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  1. #1
    Senior Member squirtdad's Avatar
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    Bottom Bracket...Left hand thread

    Hi,
    I am trying to understand the lefthand thread bottom bracket cup thing.

    I understand and take as fact that the fixed bottom bracket cup is left hand thread.

    I understand why it is....except if the fixed bracket cup is on the right side of the bike and most pedaling is forward (pedals move in a clockwise circle), it would seem that the right side of the bike should right hand threaded and the left side bracket should be left hand threaded.

    I have this wierd feeling I am missing some thing incredibly basic, but as am about to remove a very tight, right hand side fixed cup, I don't want to be making it tighter.......already I have found my first tool to use on the sheldon brown site.

    thanks

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    What bottom bracket is it? I think there is a difference between English threaded BB and Italian threaded BB. Can you post that information?

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    biked well well biked's Avatar
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    Quote Originally Posted by squirtdad
    Hi,
    I am trying to understand the lefthand thread bottom bracket cup thing.

    I understand and take as fact that the fixed bottom bracket cup is left hand thread.

    I understand why it is....except if the fixed bracket cup is on the right side of the bike and most pedaling is forward (pedals move in a clockwise circle), it would seem that the right side of the bike should right hand threaded and the left side bracket should be left hand threaded.

    I have this wierd feeling I am missing some thing incredibly basic, but as am about to remove a very tight, right hand side fixed cup, I don't want to be making it tighter.......already I have found my first tool to use on the sheldon brown site.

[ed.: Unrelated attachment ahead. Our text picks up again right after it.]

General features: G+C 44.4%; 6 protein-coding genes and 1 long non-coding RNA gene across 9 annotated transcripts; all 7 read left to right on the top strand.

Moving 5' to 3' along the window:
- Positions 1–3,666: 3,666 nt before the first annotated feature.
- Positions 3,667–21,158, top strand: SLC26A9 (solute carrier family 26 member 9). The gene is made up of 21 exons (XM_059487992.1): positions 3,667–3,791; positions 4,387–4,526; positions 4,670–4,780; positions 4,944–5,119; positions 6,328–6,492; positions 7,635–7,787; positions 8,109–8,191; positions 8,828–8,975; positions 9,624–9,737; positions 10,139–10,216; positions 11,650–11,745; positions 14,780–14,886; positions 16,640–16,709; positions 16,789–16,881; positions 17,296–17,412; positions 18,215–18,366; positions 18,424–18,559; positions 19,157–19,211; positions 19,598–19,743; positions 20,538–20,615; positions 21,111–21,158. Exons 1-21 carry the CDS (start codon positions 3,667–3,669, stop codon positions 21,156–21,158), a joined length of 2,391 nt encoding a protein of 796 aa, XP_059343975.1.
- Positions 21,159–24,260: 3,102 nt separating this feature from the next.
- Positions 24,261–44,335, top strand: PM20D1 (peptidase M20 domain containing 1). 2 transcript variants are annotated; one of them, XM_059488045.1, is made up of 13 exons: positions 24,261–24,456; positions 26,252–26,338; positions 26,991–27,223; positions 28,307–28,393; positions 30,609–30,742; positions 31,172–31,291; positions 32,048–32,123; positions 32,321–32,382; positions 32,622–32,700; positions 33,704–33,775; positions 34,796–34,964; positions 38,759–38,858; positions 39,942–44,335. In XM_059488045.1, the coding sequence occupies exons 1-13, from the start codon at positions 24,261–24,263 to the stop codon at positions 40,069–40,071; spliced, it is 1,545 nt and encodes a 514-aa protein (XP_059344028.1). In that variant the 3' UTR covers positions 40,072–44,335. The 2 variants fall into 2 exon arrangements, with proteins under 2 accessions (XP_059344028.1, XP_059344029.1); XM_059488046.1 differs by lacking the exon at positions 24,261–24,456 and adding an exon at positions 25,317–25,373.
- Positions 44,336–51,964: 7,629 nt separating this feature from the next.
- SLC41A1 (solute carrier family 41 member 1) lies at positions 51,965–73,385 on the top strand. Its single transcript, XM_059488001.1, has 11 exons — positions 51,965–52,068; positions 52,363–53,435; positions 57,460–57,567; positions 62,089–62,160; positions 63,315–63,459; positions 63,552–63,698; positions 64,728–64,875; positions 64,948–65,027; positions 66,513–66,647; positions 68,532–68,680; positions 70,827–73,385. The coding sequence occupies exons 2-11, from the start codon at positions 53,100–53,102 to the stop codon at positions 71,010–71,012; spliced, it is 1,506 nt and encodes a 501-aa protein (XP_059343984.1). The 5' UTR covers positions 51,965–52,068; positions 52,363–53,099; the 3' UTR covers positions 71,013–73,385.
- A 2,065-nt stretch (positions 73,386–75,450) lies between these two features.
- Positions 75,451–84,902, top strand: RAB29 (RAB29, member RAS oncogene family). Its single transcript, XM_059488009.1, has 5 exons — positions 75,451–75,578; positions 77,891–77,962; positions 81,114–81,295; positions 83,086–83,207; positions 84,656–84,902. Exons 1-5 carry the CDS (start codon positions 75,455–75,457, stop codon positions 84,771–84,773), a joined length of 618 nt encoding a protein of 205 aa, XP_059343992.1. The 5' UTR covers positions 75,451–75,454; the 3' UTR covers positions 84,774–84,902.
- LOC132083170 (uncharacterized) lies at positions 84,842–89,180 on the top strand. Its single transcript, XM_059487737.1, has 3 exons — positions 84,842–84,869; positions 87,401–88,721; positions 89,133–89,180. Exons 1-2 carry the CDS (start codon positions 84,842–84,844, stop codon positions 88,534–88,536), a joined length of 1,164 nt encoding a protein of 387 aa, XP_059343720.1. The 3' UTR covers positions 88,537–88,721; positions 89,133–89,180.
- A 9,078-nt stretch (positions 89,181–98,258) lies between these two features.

thanks
    With English threaded bottom brackets, the left-hand thread on the drive side is to offset "precession." Here's a link to Sheldon's site regarding this, scroll down to "precession" and there are a couple of other links there as well: http://www.sheldonbrown.com/gloss_p.html#precession

    And yes, if you've got a particularly stubborn bottom bracket cup to remove, the homeade tool Sheldon describes (a large bolt, nut, and washers combined with a socket wrench and a box-end wrench) does indeed work, although I had to add a hammer into the mix to finally loosen a very stuck fixed cup from a 1972 Raleigh International recently. I've removed quite a few bottom brackets, but nothing has come close, in my experience, to the degree of "stuckness" of this particular fixed cup. But sure enough, after a few days of soaking it in penetrating oil, and for good measure heating the shell up with a halogen worklight just before I began work with the wrenches, I finally gave a few good whacks with the hammer onto the end of the box-end wrench, and out she came-
    Last edited by well biked; 01-22-07 at 05:41 PM.

  4. #4
    Senior Member Retro Grouch's Avatar
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    Quote Originally Posted by squirtdad